Designing Icons Around Privacy

The couple months ago a person contacted me to help them design a small icon system for an academic paper. The icons were needed to communicate different online privacy settings when sharing content or information. Communicating levels of privacy is far more complex than the simple nouns or verbs normally symbolized in icons. The set was small enough in number for me to take design them outside of my work hours. What I’m showing today are wireframes of the icons to communicate the general direction and explain the structure/rules behind this system.

The six different forms of sharing were: public (available to all), private (available to no one), shared with your friends, shared with your extended network (friends of friends) shared with groups (classmates, co-workers, etc.) and shared with specific people of your choosing. In addition, each form of sharing could have special attributes (such as the shared content can be available to advertisers) or combinations of various attributes. Additionally, these icons should take up a small profile to avoid being burdensome to the interface it resides in. Accommodating all of these issues proved difficult.

The first step was to concede that an icon-only solution was a fool’s errand. There was simply too much information to communicate with symbols alone. It became clear that the icons could not just be icons. Instead, they would look more like ESRB ratings. While no one will espouse the beauty of the ESRB rating system, few complain about the clarity. The difference is, the ESRB icons devote a considerable amount of space on information that is not about the rating.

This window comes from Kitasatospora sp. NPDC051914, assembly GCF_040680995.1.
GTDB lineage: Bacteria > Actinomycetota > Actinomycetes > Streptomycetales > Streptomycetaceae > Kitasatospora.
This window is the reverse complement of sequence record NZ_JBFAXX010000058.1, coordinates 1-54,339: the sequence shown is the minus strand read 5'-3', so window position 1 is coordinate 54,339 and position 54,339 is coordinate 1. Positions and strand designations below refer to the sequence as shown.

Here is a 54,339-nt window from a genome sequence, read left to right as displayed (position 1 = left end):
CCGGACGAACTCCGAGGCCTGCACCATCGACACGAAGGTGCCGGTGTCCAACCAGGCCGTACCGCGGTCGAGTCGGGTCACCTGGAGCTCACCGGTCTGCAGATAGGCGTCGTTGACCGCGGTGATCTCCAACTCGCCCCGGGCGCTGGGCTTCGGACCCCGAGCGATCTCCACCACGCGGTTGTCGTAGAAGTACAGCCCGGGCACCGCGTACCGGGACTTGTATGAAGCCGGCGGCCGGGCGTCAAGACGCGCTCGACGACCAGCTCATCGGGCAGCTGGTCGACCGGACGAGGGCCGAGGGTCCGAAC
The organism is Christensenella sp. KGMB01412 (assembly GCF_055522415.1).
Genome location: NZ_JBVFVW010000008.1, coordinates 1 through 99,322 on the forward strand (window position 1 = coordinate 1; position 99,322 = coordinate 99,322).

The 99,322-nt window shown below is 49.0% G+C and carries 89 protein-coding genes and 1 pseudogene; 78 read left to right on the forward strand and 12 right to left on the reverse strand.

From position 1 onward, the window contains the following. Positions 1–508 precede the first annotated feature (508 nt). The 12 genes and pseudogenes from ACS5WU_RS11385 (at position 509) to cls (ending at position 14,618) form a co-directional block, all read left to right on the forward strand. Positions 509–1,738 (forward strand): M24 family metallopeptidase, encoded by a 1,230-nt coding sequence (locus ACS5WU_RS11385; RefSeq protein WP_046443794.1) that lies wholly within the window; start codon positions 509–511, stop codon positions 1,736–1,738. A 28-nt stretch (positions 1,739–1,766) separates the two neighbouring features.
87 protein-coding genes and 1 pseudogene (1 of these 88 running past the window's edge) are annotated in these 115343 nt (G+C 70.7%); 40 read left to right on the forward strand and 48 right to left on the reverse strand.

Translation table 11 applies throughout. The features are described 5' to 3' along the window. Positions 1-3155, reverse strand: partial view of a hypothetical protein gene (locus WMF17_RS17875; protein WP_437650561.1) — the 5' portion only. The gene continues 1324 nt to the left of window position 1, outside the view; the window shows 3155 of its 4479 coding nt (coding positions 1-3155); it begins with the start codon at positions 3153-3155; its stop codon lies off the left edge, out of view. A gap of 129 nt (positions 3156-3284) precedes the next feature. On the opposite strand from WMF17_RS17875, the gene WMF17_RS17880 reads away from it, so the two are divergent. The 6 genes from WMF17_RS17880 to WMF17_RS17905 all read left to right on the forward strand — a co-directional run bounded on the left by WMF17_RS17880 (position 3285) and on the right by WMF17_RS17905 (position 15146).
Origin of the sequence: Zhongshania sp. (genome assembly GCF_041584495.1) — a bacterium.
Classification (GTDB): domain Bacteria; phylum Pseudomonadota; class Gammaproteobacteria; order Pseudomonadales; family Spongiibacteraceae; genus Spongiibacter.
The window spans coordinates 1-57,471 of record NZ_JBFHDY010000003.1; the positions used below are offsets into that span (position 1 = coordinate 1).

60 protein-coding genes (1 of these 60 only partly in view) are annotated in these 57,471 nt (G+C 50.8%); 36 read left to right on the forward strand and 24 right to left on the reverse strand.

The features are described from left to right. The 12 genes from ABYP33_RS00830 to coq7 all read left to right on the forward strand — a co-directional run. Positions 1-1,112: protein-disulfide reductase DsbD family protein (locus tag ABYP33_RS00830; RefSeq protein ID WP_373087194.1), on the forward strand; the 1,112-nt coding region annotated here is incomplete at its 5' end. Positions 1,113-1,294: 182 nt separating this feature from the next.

There were three main challenges in designing the icons. The first was how to create a system to communicate the concept of “you” in relation to others. That was far more difficult than it initially seemed. Second was how to present the idea of networks (friends, non-friends and groups). The last main challenge was how differentiate something that is explicitly blocked from people to view as opposed to simply not sharing it with certain people. I am still unsure how clear these ideas can be articulated with symbols, but I think these icons head in the right direction. The subject (or “you”) is always larger than any other element in the icon. The subject’s friends are in full view (hence fully opaque) as opposed to people outside the subject’s network. When content is not shared with an individual, they are grayed out. When content is unavailable to specific people, a line (or wall) blocks their access.

Icons for this purpose should to be small, yet clear since they play a fairly minor role an interface. Anyone that has read about my process of designing Iconic and Cue knows that legibility plays a large role in how I design icons. Therefore these icons are designed for a maximum scale of 240×200 pixels and a minimum scale of 120×100 pixels.

I am at the point in the design where it would be useful to share with the community at large to get feedback. I’m uncertain if it’s worthwhile to go through a visual design pass—I would really like to hear people’s thoughts on that.If you have any thoughts on the issue of love to see you add them to comments below. I will be making the final icons available by PDF to download and use however you so desire.

7 thoughts on “Designing Icons Around Privacy”